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Review: Evergrey - The Storm Within
Evergrey
www.evergrey.net
The Storm Within

Label: AFM Records
Year released: 2016
Duration: 58:23
Tracks: 11
Genre: Progressive Power Metal

Rating: 1.5/5

Review online: September 2, 2016
Reviewed by: Bruno Medeiros
Readers Rating
for:
The Storm Within

Rated 2.33/5 (46.67%) (12 Votes)
Review


Let me start this review by saying that I've been following Evergrey since their first full-length album, The Dark Discovery. I was especially lured into the band in the In Search of Truth and Recreation Day era, which showed a magnificent capability to write music by Tom Englund. After that, though, I was left with an eternal emptiness caused by bland and uninspired albums such as Monday Morning Apocalypse, Torn and Glorious Collision. So, would The Storm Within follow the path of the shitty pop music travestied as "deep and personal music" seen in the previous endeavors or would we be graced with a dark, layered and competent Prog/Power Metal as executed so many years ago by the same act? Well, I hated this album, so you get an idea of which path Englund and friends chose to walk.

But I digress. My personal taste in Heavy Metal music cannot have an impact on a review, even more so when, despite having basically the same issues of the past 10 years, The Storm Within has a little – very little - glimpse of quality. The 10th full length by the Swedish quintet mixes things up a little bit in the songwriting department, mainly in the form of distorted riffs and faster songs – allied to a couple of dense bits – elements that were missing from the creation process for a while now. "Distance" opens the album with a melancholic piano intro and then bursts into a groovy and lead-driven atmosphere. This achieves what many other songs featured here can't: to create a sad and dark aura with its chorus (rather forced emotionally, but decent nevertheless). "Passing Through" quickly drops the ball and falls into that sad "pop music" vibe, and shows absolutely no power or effectiveness, but an attempt to a catchy song driven by a melodic chorus, which turns around and bites you in the ass by becoming hazardous to your ears, mainly because of the vocal lines that have very little to do with Heavy Metal and the weird keyboard arrangements. "Someday" picks up the pieces of the previous train-wreck and actually manages to deliver what Tom Englund was definitely desperate to do: a haunting and depressive chorus inside a riff-filled track, which has some sort of meaning and profoundness – even if so little, but I don't expect much anyway – in the lyrics.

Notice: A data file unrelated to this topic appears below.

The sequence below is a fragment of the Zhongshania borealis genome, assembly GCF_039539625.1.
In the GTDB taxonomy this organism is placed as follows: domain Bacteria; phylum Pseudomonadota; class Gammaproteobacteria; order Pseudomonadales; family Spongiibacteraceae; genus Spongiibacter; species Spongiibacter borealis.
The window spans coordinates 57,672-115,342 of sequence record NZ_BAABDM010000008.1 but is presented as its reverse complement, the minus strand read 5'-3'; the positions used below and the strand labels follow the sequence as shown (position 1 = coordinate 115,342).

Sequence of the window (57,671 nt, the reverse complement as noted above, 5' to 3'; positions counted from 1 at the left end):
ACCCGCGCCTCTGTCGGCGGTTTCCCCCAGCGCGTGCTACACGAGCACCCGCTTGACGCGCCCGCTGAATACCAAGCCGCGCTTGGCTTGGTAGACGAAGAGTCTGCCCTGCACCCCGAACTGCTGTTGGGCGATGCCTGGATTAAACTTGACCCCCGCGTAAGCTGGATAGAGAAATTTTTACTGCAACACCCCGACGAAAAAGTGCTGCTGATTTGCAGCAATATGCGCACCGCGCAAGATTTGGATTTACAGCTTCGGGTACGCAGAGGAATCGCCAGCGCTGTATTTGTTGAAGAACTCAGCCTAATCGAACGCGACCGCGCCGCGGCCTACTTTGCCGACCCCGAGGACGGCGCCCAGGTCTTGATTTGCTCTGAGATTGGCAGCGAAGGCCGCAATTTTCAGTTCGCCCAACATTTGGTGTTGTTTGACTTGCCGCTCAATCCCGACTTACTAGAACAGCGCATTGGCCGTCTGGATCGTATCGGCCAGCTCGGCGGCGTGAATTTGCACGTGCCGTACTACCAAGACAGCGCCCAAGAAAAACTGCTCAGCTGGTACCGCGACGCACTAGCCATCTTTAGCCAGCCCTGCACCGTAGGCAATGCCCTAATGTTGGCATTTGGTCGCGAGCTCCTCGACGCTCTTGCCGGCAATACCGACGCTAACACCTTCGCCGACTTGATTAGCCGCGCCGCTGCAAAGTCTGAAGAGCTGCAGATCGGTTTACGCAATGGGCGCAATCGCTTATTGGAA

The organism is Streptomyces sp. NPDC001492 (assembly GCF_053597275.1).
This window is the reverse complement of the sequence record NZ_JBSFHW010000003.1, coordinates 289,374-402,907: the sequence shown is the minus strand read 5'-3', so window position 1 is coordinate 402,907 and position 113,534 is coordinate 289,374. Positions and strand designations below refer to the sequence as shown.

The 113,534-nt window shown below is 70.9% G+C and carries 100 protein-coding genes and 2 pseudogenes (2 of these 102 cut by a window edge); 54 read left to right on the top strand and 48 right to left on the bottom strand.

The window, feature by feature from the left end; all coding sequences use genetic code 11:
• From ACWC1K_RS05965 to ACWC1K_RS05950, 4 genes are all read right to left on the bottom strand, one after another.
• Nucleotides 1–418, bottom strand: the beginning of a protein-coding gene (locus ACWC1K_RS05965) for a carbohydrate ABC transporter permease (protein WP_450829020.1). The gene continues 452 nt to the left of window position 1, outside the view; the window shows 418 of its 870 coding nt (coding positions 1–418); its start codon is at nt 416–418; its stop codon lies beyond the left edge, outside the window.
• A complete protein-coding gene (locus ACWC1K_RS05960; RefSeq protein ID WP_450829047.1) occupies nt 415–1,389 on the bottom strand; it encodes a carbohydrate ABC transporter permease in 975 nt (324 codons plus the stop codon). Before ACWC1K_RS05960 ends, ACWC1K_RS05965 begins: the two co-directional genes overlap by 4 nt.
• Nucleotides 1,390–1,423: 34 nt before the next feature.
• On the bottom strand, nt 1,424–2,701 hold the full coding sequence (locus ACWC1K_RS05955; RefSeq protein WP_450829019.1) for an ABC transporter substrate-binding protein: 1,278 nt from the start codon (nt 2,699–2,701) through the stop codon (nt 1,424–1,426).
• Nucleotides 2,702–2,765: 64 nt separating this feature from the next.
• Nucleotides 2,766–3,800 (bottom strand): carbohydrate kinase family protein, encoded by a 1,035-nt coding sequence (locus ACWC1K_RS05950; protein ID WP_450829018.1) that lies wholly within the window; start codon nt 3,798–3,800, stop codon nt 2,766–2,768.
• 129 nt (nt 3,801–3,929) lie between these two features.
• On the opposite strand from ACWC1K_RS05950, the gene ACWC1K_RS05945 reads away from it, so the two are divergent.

From here on, the album gradually loses steam and we end up with a bunch of mediocre tracks that don't quite have anything to offer. There's a decent duet between Englund and Floor Jansen on "In Orbit" and another one of the "special appearances" by Englund's wife Carina Englund on "The Paradox of the Flame", but nothing worth mentioning with emphasis. "The Lonely Monarch" "Disconnect" and "The Storm Within" use the same patterns as "Passing Through": the lyrics force an emotional atmosphere that just isn't there, and while the execution is spot-on, they all lack inspiration and heart, feeling too mechanical and sometimes even fake. Evergrey always tries to write meaningful music but often ends up delivering efforts that – as a result of trying too hard and almost always being pretentious – sound too much like commercialism and too little like well-thought, straight-from-the-heart Heavy Metal.

If I were to give a personal rating for The Storm Within, it would be something between 0 and 1, as I find this kind of approach to Heavy Metal unappealing and of no use to the scene, not to mention really annoying. Nevertheless, as I said before, a review can't be personal, and the album has its qualities, such as crystal-clear production, competent execution and one or two passable tracks, so I'll give it half a point more. If you enjoy this "unique" sort of approach to the Prog/Power Metal subgenre that Evergrey have been playing for a while now, then by all means buy this album and then go shoot yourself in the balls because you won't be needing them anymore. But if you are, like me, a little more sceptical and prefer something less commercial and wimpy, stay the fuck away from this "emo metal" shit and go listen to decent music.

Other related information on the site
Review: A Night to Remember (reviewed by Michel Renaud)
Review: Recreation Day (reviewed by Christopher Foley)
Review: Solitude Dominance Tragedy (reviewed by Larry Griffin)
Review: The Dark Discovery (reviewed by Christopher Foley)
Review: The Inner Circle (reviewed by Larry Griffin)
Review: Torn (reviewed by Christopher Foley)
Review: Torn (reviewed by Larry Griffin)
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